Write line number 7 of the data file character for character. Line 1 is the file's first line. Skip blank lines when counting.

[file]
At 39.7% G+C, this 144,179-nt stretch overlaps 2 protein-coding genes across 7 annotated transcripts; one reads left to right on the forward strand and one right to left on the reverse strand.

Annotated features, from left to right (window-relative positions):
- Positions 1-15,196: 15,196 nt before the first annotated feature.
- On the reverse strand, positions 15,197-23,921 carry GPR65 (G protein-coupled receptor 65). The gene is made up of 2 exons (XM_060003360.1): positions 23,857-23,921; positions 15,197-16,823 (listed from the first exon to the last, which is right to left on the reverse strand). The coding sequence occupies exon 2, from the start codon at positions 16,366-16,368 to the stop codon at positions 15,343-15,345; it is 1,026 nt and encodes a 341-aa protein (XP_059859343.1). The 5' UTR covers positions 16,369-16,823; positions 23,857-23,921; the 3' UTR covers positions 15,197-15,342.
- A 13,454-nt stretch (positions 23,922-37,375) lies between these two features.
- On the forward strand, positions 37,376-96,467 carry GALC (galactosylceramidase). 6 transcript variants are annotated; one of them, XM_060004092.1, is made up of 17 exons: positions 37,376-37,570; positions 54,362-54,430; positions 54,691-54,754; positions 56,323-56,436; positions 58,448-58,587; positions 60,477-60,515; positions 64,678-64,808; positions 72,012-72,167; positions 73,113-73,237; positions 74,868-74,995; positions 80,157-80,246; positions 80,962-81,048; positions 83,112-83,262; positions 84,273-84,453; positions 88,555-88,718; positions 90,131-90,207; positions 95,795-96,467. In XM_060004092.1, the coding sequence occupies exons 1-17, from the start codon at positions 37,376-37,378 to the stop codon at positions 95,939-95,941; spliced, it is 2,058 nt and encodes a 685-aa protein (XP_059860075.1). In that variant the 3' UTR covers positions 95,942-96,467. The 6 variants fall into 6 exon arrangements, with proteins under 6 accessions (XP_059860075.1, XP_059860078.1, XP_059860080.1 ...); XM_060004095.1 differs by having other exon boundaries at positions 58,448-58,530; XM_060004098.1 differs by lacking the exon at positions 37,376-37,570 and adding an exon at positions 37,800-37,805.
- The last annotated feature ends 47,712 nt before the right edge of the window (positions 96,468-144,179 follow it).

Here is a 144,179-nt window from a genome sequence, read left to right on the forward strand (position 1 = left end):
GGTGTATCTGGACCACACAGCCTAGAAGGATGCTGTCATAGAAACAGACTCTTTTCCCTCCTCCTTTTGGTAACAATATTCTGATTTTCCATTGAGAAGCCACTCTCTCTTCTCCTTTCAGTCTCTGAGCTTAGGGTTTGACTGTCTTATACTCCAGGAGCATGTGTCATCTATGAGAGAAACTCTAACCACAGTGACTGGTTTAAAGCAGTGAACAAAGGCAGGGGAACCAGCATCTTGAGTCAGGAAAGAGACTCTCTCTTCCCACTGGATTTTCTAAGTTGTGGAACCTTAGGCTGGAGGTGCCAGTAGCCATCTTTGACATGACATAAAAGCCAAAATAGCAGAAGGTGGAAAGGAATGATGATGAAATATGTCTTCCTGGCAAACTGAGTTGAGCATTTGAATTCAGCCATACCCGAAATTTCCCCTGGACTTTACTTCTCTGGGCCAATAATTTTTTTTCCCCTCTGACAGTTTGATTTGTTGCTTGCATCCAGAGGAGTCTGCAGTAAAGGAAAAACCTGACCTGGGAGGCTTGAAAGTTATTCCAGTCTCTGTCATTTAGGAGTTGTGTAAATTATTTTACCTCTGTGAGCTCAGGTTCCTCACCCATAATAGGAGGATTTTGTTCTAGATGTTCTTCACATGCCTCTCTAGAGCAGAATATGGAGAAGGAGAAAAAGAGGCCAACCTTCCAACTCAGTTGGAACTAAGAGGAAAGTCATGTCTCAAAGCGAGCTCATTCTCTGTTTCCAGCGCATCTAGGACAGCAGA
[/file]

- The last annotated feature ends 47,712 nt before the right edge of the window (positions 96,468-144,179 follow it).